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The literary class book; or, Readings in English literature
Robert Joseph Sullivan
Vista completa - 1850
accent arms beauty behold blood breast Brutus Caesar Caius Verres called Cicero Circumflex Contempt cried death delight demnation Demosthenes earth Elocution emphasis emphatic words enemies ENGLISH LANGUAGE Euboea express eyes falling inflection fame father fear feel fool force friends give glory Greece grief hand happy hath hear heard heart heaven honour hope human human voice Jugurtha justice kind king labour liberty live look lord Macbeth mankind manner means Micipsa mind motley fool nature never night noble Numidia o'er observations Othello ourselves passion pause person phatic pity pleasure poor praetor praise pronounce pronunciation proper reader rising Roman rule Scythians sense sentence slavery sleep smile soul sound speak speaker spirit sweet syllables tears tell thee thing thou thought tion tone truth Twas uncle Toby virtue voice youth
Página 460 - tis his will : Let but the commons hear this testament, (Which, pardon me, I do not mean to read) And they would go and kiss dead Caesar's wounds, And dip their napkins in his sacred blood ; Yea, beg a hair of him for memory, And, dying, mention it within their wills, Bequeathing it, as a rich legacy, Unto their issue.
Página 71 - He, above the rest In shape and gesture proudly eminent, Stood like a tower. His form had yet not lost All her original brightness, nor appeared Less than archangel ruined, and the excess Of glory obscured ; as when the sun, new risen, Looks through the horizontal misty air Shorn of his beams, or from behind the moon, In dim eclipse, disastrous twilight sheds On half the nations, and with fear of change Perplexes monarchs.
Página 215 - Thus with the year Seasons return, but not to me returns Day, or the sweet approach of even or morn, Or sight of vernal bloom, or summer's rose, Or flocks, or herds, or human face divine; But cloud instead, and ever-during dark Surrounds me...
Página 501 - Th' applause of list'ning senates to command, The threats of pain and ruin to despise, To scatter plenty o'er a smiling land, And read their history in a nation's eyes...
Página 387 - What though the spicy breezes Blow soft o'er Ceylon's isle, Though every prospect pleases, And only man is vile : In vain with lavish kindness The gifts of God are strown, The heathen, in his blindness, Bows down to wood and stone.
Página 153 - If a Jew wrong a Christian, what is his humility ? Revenge. If a Christian wrong a Jew, what should his sufferance be by Christian example ? Why, revenge. The villany you teach me I will execute, and it shall go hard but I will better the instruction.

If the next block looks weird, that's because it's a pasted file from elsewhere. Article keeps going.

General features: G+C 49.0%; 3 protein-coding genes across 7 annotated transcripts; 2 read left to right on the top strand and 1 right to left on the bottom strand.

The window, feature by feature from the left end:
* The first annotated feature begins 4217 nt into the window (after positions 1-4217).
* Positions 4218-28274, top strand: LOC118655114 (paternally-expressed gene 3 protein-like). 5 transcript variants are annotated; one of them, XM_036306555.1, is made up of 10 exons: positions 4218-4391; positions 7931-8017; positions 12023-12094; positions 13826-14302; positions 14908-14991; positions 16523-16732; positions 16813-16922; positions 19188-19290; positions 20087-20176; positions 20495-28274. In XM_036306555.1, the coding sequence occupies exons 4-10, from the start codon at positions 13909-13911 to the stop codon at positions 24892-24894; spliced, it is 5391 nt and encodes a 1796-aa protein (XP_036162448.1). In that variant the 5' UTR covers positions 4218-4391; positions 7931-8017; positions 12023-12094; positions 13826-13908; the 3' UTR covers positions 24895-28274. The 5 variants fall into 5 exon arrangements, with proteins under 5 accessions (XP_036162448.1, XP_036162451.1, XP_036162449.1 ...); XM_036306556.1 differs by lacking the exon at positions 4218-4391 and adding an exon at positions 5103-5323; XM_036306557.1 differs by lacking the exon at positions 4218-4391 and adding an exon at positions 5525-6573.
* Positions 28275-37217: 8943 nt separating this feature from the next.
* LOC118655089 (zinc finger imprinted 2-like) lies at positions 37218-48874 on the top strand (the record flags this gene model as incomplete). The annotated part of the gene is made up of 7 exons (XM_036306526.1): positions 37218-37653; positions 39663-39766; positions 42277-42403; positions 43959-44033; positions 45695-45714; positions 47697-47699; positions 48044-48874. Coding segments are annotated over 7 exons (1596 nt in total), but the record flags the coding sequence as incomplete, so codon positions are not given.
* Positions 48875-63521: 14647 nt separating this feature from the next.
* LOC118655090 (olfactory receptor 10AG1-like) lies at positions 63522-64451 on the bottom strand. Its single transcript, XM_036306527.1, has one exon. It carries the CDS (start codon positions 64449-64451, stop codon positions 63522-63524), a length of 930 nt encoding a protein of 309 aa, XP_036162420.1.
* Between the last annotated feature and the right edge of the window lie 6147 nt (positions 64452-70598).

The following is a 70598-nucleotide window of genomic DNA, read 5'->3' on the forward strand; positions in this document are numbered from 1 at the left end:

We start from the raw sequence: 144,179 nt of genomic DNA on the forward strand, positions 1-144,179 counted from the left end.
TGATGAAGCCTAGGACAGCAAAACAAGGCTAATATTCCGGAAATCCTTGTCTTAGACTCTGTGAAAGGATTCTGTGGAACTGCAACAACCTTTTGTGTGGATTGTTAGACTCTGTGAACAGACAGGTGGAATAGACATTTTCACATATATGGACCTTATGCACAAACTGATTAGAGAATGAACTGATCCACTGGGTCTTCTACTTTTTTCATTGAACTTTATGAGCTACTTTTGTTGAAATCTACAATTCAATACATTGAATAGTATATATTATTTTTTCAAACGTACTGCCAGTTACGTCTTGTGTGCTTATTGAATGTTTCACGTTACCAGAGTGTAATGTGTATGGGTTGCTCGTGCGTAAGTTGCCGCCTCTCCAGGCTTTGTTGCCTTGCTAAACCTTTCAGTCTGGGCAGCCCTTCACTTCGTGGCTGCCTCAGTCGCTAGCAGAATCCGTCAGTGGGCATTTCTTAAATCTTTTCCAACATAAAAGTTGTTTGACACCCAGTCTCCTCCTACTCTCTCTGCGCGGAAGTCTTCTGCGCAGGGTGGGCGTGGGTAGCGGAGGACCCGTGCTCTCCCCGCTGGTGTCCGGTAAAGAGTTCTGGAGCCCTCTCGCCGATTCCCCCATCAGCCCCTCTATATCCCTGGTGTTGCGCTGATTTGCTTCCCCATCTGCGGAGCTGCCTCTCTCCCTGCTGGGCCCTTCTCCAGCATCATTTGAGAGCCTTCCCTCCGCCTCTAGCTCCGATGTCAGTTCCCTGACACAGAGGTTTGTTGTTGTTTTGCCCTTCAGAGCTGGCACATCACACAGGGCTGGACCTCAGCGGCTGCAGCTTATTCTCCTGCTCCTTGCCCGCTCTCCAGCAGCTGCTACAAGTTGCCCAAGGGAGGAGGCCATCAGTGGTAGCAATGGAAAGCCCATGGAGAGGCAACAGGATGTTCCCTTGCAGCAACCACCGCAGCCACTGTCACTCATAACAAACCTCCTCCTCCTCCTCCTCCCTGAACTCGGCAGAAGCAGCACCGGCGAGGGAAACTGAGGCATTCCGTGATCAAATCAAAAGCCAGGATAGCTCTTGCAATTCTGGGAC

Página 174 - Great in the earth as in th' ethereal frame; Warms in the sun, refreshes in the breeze. Glows in the stars, and blossoms in the trees, Lives through all life, extends through all extent. Spreads undivided, operates unspent: Breathes in our soul, informs our mortal part, As full, as perfect, in a hair as heart; As full, as perfect, in vile man that mourns, As the rapt seraph that adores and burns: To him no high, no low, no great, no small; He fills, he bounds, connects, and equals all.
Página 490 - Haste thee, nymph, and bring with thee Jest, and youthful Jollity, Quips, and cranks,* and wanton* wiles, Nods, and becks, and wreathed smiles, Such as hang on Hebe's cheek, And love to live in dimple sleek; Sport that wrinkled Care derides, And Laughter holding both his sides.
Página 144 - Now, my co-mates, and brothers in exile, Hath not old custom made this life more sweet Than that of painted pomp ? Are not these woods More free from peril than the envious court? Here feel we but the penalty of Adam, The seasons' difference ; as, the icy fang, And churlish chiding of the winter's wind ; Which when it bites and blows upon my body, Even till I shrink with cold, I smile, and say, — This is no flattery : these are counsellors, That feelingly persuade me what I am.
Página 459 - Here, under leave of Brutus and the rest (For Brutus is an honourable man, So are they all, all honourable men) Come I to speak in Caesar's funeral. He was my friend, faithful and just to me; But Brutus says he was ambitious, And Brutus is an honourable man.